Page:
When Delavan-based Geneva Supply Inc.
received the designation as the region’s fastest growing company
in MMAC’s Future 50 program last year, the Amazon and e-commerce strategy and fulfillment provider anticipated revenues around $99 million for the year.
This year, the company anticipated more than $150 million in revenues, but those projections could almost be thrown out the window at this point. The company's 2020 revenues could actually end up being much higher than anticipated thanks to the huge increase in e-commerce as consumers are required to shelter in place during the COVID-19 coronavirus pandemic.
“I wouldn’t really guess (what the company's 2020 revenue will be), because who knows what next month will look like,” said Mark Becker, co-founder and chief operating officer of Geneva Supply.
“I’ve never been busier than I have in the last three weeks,” said Jeff Peterson, co-founder and chief executive officer. “It’s because every manufacturer is leaning on our experience and expertise with understanding Amazon.”
Geneva Supply started in 2009 on a wholesale model. The company would buy product from a manufacturer, sell it to an ecommerce retailer like Amazon and make a margin. Later, Geneva Supply added a third-party logistics offering in which customers paid to have products stored and handled by the company.
In the last decade, Geneva Supply has grown to work with 75 different e-commerce platforms and along with logistics provides services in direct-to-consumer, fulfillment and customization. The company serves a variety of industries including home improvement, sporting goods, industrial, pet products, hair care and vitamin supplements.
The company has around 130 employees across the country and around 200,000 square feet of warehouse space in Wisconsin, a 60,000-square-foot warehouse in Charleston, South Carolina and a 60,000-square-foot warehouse in Phoenix.
Other company divisions include services and digital marketing, but perhaps its Prestige Paints, Geneva Supply’s own line of paints sold online, that demonstrates the explosion in e-commerce brought on by the response to the coronavirus.
Before the virus hit, Prestige Paints would sell 50 to 75 gallons of paint per day. That figure now ranges from 600 to 1,000 daily, Peterson said.
“What this really has proven is people will buy paint online,” he added.
Geneva Supply is familiar with spikes in growth. Becker said the company typically sees steady results through the first nine months of the year.
“Our fourth quarter always jumps,” he said.
“Like a hockey stick,” Peterson added.
A big fourth quarter increase connected to holiday sales makes sense and a sharp drop in January would seem like a logical next step.
“That isn’t what happens,” Becker said, noting Geneva Supply typically sees just a small drop in January as the annual pattern repeats itself.
The company’s previous experience has set it up to handle the current crisis. Peterson said Geneva Supply is essentially living through a fourth quarter in March and April.
“If you’re in the e-commerce world and you don’t put an infrastructure in for extreme growth, rapid growth and spikes in business, and having your cash flow in place to do it, having a system in place, the e-commerce business probably isn’t your thing, because great business can put you out of business in e-commerce if you’re not prepared for it,” he said.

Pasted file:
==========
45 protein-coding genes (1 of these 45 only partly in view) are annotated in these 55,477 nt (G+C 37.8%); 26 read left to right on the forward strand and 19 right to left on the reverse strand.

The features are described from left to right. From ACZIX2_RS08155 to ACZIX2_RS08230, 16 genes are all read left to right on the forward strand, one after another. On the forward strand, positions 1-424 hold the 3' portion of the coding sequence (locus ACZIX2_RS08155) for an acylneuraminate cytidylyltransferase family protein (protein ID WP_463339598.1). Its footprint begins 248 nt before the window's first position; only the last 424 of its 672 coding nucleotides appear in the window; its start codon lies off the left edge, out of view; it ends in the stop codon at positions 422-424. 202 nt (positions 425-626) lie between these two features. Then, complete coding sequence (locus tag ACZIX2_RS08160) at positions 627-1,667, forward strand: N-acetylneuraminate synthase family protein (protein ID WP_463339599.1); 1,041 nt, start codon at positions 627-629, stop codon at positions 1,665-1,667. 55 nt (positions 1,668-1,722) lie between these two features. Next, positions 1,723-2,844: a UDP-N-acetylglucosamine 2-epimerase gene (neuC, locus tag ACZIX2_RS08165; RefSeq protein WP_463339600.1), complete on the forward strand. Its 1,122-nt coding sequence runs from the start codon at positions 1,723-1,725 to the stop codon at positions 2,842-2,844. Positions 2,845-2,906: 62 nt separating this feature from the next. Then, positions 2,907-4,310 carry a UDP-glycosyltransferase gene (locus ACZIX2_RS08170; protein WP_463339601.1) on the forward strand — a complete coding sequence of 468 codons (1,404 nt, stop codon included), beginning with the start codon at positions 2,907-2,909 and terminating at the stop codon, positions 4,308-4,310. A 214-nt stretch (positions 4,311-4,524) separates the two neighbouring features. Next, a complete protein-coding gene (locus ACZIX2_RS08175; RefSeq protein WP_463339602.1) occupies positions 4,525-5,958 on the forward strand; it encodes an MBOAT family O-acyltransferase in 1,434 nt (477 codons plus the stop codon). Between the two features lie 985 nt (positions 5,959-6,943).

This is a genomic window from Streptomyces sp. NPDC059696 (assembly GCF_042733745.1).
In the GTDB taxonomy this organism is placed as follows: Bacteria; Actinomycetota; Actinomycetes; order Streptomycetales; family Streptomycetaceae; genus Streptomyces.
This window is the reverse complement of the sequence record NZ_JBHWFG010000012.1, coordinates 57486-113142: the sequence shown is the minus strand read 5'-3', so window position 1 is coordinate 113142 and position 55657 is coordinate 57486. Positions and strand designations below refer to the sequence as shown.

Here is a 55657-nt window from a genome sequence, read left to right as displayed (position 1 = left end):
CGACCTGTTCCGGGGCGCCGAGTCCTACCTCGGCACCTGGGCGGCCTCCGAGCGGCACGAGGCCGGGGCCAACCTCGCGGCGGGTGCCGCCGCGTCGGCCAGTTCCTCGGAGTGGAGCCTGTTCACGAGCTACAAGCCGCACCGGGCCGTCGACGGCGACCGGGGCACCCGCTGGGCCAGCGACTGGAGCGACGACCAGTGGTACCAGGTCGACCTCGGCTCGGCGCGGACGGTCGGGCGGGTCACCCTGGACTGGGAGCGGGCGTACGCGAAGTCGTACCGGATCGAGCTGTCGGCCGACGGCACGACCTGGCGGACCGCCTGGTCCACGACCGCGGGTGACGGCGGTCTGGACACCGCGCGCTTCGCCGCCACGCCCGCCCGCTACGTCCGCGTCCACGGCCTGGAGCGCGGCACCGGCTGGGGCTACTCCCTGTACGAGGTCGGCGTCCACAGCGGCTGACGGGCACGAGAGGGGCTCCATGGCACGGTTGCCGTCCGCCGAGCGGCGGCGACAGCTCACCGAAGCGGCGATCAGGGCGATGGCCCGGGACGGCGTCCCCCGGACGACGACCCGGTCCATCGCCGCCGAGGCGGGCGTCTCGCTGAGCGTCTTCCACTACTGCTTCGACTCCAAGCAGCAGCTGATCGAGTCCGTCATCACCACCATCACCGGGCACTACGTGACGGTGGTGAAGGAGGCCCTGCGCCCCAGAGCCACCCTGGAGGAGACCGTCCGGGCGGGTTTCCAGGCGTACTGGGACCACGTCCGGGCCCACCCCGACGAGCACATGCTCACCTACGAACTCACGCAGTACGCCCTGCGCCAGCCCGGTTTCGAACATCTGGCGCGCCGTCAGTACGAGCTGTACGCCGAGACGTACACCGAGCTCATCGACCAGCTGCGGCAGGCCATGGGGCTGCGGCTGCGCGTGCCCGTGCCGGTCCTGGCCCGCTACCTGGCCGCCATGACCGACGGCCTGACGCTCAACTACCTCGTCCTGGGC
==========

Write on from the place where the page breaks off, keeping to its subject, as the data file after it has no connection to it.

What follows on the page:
The spike in business isn’t as simple as increased demand for products. As shelter-in-place orders shifted demand online, Amazon prioritized essential products, which meant new challenges for companies with non-essential products.
“A lot of the calls that we’ve been getting are opportunities from companies that were not positioned to be able to have Amazon say ‘you can’t ship your product into our warehouse,” Peterson said.
He added that Geneva Supply’s previous work to be able to sell as a third-party on Amazon or to drop ship or seller-fulfill Prime packages allowed it to help manufacturers continue to sell their product in many cases.
“We were able to take the services we built and really show up to a manufacturer with this tool box and say we can help you fix this,” Becker said.
Geneva Supply also works with companies that have essential products and demand for those has “been literally off the charts,” Peterson said.
“Our biggest challenge has been how do we do this safely,” he added.
The company had to hire to add a second shift, moved office workers to working remote and increased cleaning from three times per week to twice per day, including cleaning every machine and work area.
"We put a large focus on trying to make sure the employees felt like we were doing everything we could to keep their area safe,” Becker said.
“It’s not just about whether they’re safe from the virus physically in their space,” Peterson said. “It’s always the anxiety that they have when they’re seeing everybody else that’s shut down but they’re still going to work.”
Becker and Peterson expect that the coronavirus will only accelerate trends toward e-commerce, noting consumers likely won’t be eager to return to crowded stores.
“E-commerce will benefit from this,” Becker said. “Because people who didn’t buy shampoo online, now for the last month have bought shampoo online and have thought ‘man, that was pretty easy, I’ll probably keep buying my shampoo online.'”
“It’s going to move everything up as far as anybody’s forecasts,” Peterson added.
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